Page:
1 post • joined 30 Jun 2010
The Navy notwithstanding...
Today's CPUs are quite good at telling when they're doing something wrong. There are a lot of 'breadcrumbs' to make the proper determination. If a truly benign divergence happens in which both replicated halves are still machine-correct, then the one that has been running the OS and the applications the longest error-free is kept running. Experience has shown that these occurrences are rare, fortunately.
Stratus used to offer triple redundant servers as well, but field data and long-term analysis showed that the increased availability protection was negligible (in the noise, really) compared to the high increase in cost.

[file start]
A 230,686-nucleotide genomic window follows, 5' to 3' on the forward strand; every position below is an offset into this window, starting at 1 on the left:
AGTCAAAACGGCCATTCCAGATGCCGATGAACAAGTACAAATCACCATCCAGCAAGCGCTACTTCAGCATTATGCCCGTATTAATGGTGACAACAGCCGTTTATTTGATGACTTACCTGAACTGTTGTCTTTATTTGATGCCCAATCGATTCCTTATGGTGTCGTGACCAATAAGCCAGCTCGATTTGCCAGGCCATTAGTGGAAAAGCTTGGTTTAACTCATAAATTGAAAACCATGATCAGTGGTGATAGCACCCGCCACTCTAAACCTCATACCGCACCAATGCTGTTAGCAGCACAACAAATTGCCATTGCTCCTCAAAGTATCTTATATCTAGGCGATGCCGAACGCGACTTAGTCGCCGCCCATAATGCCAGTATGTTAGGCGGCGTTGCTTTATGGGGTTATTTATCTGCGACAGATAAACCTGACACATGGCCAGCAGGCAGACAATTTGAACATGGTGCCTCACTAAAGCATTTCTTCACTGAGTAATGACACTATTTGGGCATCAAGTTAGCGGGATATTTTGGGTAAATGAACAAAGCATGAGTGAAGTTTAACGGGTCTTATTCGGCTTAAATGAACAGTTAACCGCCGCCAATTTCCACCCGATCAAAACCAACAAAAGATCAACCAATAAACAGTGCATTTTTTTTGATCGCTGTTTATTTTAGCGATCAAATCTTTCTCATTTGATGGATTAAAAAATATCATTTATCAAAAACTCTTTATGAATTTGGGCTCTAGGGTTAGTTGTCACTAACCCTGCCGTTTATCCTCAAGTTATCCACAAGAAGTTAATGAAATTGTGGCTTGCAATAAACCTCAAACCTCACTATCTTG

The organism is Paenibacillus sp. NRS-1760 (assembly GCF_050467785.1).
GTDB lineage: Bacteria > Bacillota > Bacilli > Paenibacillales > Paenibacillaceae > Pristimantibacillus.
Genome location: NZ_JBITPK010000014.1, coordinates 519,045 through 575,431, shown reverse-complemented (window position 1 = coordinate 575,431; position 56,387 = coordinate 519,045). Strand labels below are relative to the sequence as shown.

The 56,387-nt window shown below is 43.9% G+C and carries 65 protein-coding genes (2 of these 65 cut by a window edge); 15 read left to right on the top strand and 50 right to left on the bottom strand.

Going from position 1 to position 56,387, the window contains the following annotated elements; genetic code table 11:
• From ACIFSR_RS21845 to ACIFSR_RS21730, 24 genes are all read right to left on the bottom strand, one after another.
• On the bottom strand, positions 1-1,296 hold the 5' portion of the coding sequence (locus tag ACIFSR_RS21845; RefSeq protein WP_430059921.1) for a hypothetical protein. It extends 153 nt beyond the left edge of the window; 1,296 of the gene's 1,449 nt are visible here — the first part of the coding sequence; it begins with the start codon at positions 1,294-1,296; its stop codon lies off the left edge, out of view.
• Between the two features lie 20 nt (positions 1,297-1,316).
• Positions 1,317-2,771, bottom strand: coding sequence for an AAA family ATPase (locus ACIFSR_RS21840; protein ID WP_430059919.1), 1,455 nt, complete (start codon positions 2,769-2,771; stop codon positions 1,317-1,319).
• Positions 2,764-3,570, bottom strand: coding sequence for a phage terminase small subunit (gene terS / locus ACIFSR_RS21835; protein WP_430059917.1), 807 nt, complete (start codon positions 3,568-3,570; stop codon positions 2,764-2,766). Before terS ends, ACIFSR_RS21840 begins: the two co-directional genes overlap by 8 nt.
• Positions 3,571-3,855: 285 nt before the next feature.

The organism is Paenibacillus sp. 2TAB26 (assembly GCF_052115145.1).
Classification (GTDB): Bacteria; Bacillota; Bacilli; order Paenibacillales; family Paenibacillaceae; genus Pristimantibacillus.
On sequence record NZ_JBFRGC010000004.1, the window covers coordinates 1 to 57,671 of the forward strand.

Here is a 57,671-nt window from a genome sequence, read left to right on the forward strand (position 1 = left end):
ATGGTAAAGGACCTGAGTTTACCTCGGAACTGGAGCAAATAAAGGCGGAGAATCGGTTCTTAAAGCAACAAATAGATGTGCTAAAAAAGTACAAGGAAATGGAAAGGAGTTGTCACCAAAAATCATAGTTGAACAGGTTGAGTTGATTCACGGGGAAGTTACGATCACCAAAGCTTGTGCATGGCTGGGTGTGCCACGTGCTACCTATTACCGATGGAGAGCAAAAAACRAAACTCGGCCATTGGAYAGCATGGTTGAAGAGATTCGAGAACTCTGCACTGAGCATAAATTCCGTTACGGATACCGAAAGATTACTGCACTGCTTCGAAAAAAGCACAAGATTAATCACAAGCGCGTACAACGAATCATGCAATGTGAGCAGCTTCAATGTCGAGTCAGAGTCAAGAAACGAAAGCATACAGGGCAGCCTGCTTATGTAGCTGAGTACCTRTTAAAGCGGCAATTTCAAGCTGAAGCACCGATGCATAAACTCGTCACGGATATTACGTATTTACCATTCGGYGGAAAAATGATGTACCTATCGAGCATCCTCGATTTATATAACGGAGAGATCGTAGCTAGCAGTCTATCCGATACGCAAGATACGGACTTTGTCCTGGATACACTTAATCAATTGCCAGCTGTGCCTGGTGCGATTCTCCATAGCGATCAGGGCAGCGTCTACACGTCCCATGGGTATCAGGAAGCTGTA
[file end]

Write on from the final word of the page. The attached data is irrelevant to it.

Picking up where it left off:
(disclaimer: I'm a design engineer at Stratus Technologies, so I do look at this data quite a bit over morning bagel and OJ) :-)
- Review Apple takes blade to 13-inch MacBook Pro with Retina display
- Munich considers dumping Linux for ... GULP ... Windows!
- Game Theory The agony and ecstasy of SteamOS: WHERE ARE MY GAMES?
- Intel's Raspberry Pi rival Galileo can now run Windows
- Microsoft and HTC are M8s again: New One mobe sports WinPhone